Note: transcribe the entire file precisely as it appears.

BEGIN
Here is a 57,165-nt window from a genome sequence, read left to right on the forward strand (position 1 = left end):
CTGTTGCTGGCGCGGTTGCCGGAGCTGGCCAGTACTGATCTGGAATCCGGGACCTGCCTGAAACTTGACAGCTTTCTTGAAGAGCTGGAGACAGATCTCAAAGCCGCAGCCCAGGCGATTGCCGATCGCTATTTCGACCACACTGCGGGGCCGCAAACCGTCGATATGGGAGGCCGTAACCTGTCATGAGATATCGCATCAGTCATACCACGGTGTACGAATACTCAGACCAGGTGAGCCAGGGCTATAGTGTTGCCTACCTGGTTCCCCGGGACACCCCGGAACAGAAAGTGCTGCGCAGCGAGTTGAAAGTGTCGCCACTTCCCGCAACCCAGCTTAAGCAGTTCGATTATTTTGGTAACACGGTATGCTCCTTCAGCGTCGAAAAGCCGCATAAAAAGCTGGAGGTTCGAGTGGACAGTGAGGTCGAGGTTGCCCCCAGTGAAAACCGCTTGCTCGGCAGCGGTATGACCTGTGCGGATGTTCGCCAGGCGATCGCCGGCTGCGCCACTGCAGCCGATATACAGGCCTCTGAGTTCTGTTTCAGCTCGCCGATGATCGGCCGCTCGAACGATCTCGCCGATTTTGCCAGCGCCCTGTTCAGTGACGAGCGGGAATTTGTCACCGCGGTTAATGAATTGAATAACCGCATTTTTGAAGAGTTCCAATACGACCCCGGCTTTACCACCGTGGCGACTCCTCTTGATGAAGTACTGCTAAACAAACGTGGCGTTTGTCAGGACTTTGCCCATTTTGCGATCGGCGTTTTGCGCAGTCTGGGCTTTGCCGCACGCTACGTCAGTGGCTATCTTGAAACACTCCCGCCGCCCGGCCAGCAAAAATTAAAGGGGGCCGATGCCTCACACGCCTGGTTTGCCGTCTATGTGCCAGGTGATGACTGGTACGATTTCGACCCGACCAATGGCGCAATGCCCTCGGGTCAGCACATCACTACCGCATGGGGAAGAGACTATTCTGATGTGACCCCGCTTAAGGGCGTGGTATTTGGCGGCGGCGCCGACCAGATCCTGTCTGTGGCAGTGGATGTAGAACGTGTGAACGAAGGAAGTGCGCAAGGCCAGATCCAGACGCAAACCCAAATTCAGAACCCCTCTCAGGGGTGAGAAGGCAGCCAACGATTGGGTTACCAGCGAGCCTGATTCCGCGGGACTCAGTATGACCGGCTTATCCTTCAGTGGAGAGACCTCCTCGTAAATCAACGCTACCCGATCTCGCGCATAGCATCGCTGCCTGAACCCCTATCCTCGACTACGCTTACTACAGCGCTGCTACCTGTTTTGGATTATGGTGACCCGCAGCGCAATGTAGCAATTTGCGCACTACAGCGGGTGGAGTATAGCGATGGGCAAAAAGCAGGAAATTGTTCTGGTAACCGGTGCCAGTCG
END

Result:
Here is a 57,165-nt window from a genome sequence, read left to right on the forward strand (position 1 = left end):
CTGTTGCTGGCGCGGTTGCCGGAGCTGGCCAGTACTGATCTGGAATCCGGGACCTGCCTGAAACTTGACAGCTTTCTTGAAGAGCTGGAGACAGATCTCAAAGCCGCAGCCCAGGCGATTGCCGATCGCTATTTCGACCACACTGCGGGGCCGCAAACCGTCGATATGGGAGGCCGTAACCTGTCATGAGATATCGCATCAGTCATACCACGGTGTACGAATACTCAGACCAGGTGAGCCAGGGCTATAGTGTTGCCTACCTGGTTCCCCGGGACACCCCGGAACAGAAAGTGCTGCGCAGCGAGTTGAAAGTGTCGCCACTTCCCGCAACCCAGCTTAAGCAGTTCGATTATTTTGGTAACACGGTATGCTCCTTCAGCGTCGAAAAGCCGCATAAAAAGCTGGAGGTTCGAGTGGACAGTGAGGTCGAGGTTGCCCCCAGTGAAAACCGCTTGCTCGGCAGCGGTATGACCTGTGCGGATGTTCGCCAGGCGATCGCCGGCTGCGCCACTGCAGCCGATATACAGGCCTCTGAGTTCTGTTTCAGCTCGCCGATGATCGGCCGCTCGAACGATCTCGCCGATTTTGCCAGCGCCCTGTTCAGTGACGAGCGGGAATTTGTCACCGCGGTTAATGAATTGAATAACCGCATTTTTGAAGAGTTCCAATACGACCCCGGCTTTACCACCGTGGCGACTCCTCTTGATGAAGTACTGCTAAACAAACGTGGCGTTTGTCAGGACTTTGCCCATTTTGCGATCGGCGTTTTGCGCAGTCTGGGCTTTGCCGCACGCTACGTCAGTGGCTATCTTGAAACACTCCCGCCGCCCGGCCAGCAAAAATTAAAGGGGGCCGATGCCTCACACGCCTGGTTTGCCGTCTATGTGCCAGGTGATGACTGGTACGATTTCGACCCGACCAATGGCGCAATGCCCTCGGGTCAGCACATCACTACCGCATGGGGAAGAGACTATTCTGATGTGACCCCGCTTAAGGGCGTGGTATTTGGCGGCGGCGCCGACCAGATCCTGTCTGTGGCAGTGGATGTAGAACGTGTGAACGAAGGAAGTGCGCAAGGCCAGATCCAGACGCAAACCCAAATTCAGAACCCCTCTCAGGGGTGAGAAGGCAGCCAACGATTGGGTTACCAGCGAGCCTGATTCCGCGGGACTCAGTATGACCGGCTTATCCTTCAGTGGAGAGACCTCCTCGTAAATCAACGCTACCCGATCTCGCGCATAGCATCGCTGCCTGAACCCCTATCCTCGACTACGCTTACTACAGCGCTGCTACCTGTTTTGGATTATGGTGACCCGCAGCGCAATGTAGCAATTTGCGCACTACAGCGGGTGGAGTATAGCGATGGGCAAAAAGCAGGAAATTGTTCTGGTAACCGGTGCCAGTCG